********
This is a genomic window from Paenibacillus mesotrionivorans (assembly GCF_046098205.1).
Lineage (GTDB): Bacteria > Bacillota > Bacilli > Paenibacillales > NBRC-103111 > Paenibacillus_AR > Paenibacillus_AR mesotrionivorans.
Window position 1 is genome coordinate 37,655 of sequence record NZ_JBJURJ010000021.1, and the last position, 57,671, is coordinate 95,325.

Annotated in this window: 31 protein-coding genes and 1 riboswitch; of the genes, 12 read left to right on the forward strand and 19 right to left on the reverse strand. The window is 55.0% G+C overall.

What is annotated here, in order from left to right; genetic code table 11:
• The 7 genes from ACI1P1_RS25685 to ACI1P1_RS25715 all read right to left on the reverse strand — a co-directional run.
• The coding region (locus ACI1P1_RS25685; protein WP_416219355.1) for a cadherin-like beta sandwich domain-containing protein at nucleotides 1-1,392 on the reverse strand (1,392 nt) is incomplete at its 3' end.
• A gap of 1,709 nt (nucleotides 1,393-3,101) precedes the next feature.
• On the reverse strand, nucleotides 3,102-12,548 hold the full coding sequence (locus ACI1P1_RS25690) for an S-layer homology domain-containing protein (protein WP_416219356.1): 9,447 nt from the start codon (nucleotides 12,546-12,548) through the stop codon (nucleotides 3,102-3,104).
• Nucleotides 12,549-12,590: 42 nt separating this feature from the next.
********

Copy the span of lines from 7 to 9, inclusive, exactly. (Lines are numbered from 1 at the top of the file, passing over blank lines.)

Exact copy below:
• The coding region (locus ACI1P1_RS25685; protein WP_416219355.1) for a cadherin-like beta sandwich domain-containing protein at nucleotides 1-1,392 on the reverse strand (1,392 nt) is incomplete at its 3' end.
• A gap of 1,709 nt (nucleotides 1,393-3,101) precedes the next feature.
• On the reverse strand, nucleotides 3,102-12,548 hold the full coding sequence (locus ACI1P1_RS25690) for an S-layer homology domain-containing protein (protein WP_416219356.1): 9,447 nt from the start codon (nucleotides 12,546-12,548) through the stop codon (nucleotides 3,102-3,104).